A Foley bulb induction is generally viewed as safe and effective for inducing labor in pregnant people who are past term. Some of the biggest pros to using this method of labor induction are:
Inducing labor comes with risks. Most healthcare providers prefer spontaneous labor (your body goes into labor on its own). But, when pregnancies are complicated, inducing labor may actually lower the risk of complications to you or your baby.
While considered a low-risk procedure, some of the risks of using a Foley balloon are:
Foley bulb induction isn’t recommended for everyone. It may not be for you if you have the following conditions:
Yes, the pressure from the balloon can cause your cervix to soften and open enough that your water breaks.
Yes, using a Foley bulb or balloon can help start contractions. For some people, contractions begin soon after the balloon is inflated.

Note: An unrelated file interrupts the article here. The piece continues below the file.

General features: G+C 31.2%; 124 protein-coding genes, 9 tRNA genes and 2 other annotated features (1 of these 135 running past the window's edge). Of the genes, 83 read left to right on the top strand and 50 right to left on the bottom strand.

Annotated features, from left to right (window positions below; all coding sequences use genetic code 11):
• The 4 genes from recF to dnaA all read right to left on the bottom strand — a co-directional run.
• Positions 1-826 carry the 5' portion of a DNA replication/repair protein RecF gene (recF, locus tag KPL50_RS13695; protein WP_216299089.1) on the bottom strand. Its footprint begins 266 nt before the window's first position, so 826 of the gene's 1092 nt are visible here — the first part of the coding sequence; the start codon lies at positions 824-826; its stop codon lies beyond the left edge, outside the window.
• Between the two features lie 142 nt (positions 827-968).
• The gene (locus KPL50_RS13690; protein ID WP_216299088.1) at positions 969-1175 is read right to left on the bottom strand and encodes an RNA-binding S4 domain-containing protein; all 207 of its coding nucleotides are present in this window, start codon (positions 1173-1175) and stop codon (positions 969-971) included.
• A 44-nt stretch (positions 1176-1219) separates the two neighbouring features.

It depends. Your provider will monitor your baby’s heart rate and decide if you can go home and wait for labor to start or if you need to stay in the hospital. A Foley bulb induction can be performed as an outpatient procedure, but labor can start pretty quickly for some people.
The success rate of a Foley bulb induction is about 70%. Many factors affect how successful it will be, such as the condition of your cervix or if you’ve given birth before.
If your healthcare provider inserts a Foley bulb, talk to them if you have any of the following symptoms:
A note from Cleveland Clinic
If you’re past your due date and discussing labor induction with your healthcare provider, they may suggest using a Foley bulb. Using this method to coax your cervix into dilating is generally safe and effective. If you’re past term and discussing your options, make sure you understand this procedure, what to expect and the possible risks. Your provider is there to make sure your baby arrives safely and that you’re both healthy.
Last reviewed by a Cleveland Clinic medical professional on 08/04/2022.